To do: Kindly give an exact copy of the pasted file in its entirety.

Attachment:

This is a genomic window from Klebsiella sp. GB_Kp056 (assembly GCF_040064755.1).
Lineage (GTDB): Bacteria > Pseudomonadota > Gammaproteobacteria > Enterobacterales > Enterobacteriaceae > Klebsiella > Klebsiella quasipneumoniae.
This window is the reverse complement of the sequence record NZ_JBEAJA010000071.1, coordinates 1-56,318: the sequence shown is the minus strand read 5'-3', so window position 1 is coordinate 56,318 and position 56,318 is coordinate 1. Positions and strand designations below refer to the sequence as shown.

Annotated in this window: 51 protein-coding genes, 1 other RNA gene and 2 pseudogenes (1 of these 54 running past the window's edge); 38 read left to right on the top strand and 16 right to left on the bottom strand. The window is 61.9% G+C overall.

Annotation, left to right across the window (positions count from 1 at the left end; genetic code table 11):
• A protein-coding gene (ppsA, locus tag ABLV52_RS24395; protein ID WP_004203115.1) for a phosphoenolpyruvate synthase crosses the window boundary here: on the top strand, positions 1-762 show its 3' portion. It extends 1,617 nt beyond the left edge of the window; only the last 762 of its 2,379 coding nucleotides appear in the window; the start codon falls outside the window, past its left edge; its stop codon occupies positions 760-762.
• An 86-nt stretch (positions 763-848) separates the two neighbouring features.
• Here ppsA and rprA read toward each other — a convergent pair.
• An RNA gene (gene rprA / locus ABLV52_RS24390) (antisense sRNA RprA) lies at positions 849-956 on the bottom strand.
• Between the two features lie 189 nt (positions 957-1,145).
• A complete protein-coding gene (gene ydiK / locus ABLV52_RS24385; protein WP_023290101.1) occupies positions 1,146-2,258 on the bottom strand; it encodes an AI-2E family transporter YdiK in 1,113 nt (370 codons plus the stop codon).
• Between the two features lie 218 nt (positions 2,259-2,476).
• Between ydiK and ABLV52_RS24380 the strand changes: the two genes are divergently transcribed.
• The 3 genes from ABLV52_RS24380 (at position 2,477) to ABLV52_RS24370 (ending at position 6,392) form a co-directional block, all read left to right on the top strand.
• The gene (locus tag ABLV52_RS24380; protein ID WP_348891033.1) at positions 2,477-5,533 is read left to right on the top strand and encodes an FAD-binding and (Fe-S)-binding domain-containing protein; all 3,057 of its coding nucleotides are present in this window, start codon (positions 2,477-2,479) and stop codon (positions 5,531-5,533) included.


This is a genomic window from Klebsiella sp. GB_Kp056 (assembly GCF_040064755.1).
Lineage (GTDB): Bacteria > Pseudomonadota > Gammaproteobacteria > Enterobacterales > Enterobacteriaceae > Klebsiella > Klebsiella quasipneumoniae.
This window is the reverse complement of the sequence record NZ_JBEAJA010000071.1, coordinates 1-56,318: the sequence shown is the minus strand read 5'-3', so window position 1 is coordinate 56,318 and position 56,318 is coordinate 1. Positions and strand designations below refer to the sequence as shown.

Annotated in this window: 51 protein-coding genes, 1 other RNA gene and 2 pseudogenes (1 of these 54 running past the window's edge); 38 read left to right on the top strand and 16 right to left on the bottom strand. The window is 61.9% G+C overall.

Annotation, left to right across the window (positions count from 1 at the left end; genetic code table 11):
• A protein-coding gene (ppsA, locus tag ABLV52_RS24395; protein ID WP_004203115.1) for a phosphoenolpyruvate synthase crosses the window boundary here: on the top strand, positions 1-762 show its 3' portion. It extends 1,617 nt beyond the left edge of the window; only the last 762 of its 2,379 coding nucleotides appear in the window; the start codon falls outside the window, past its left edge; its stop codon occupies positions 760-762.
• An 86-nt stretch (positions 763-848) separates the two neighbouring features.
• Here ppsA and rprA read toward each other — a convergent pair.
• An RNA gene (gene rprA / locus ABLV52_RS24390) (antisense sRNA RprA) lies at positions 849-956 on the bottom strand.
• Between the two features lie 189 nt (positions 957-1,145).
• A complete protein-coding gene (gene ydiK / locus ABLV52_RS24385; protein WP_023290101.1) occupies positions 1,146-2,258 on the bottom strand; it encodes an AI-2E family transporter YdiK in 1,113 nt (370 codons plus the stop codon).
• Between the two features lie 218 nt (positions 2,259-2,476).
• Between ydiK and ABLV52_RS24380 the strand changes: the two genes are divergently transcribed.
• The 3 genes from ABLV52_RS24380 (at position 2,477) to ABLV52_RS24370 (ending at position 6,392) form a co-directional block, all read left to right on the top strand.
• The gene (locus tag ABLV52_RS24380; protein ID WP_348891033.1) at positions 2,477-5,533 is read left to right on the top strand and encodes an FAD-binding and (Fe-S)-binding domain-containing protein; all 3,057 of its coding nucleotides are present in this window, start codon (positions 2,477-2,479) and stop codon (positions 5,531-5,533) included.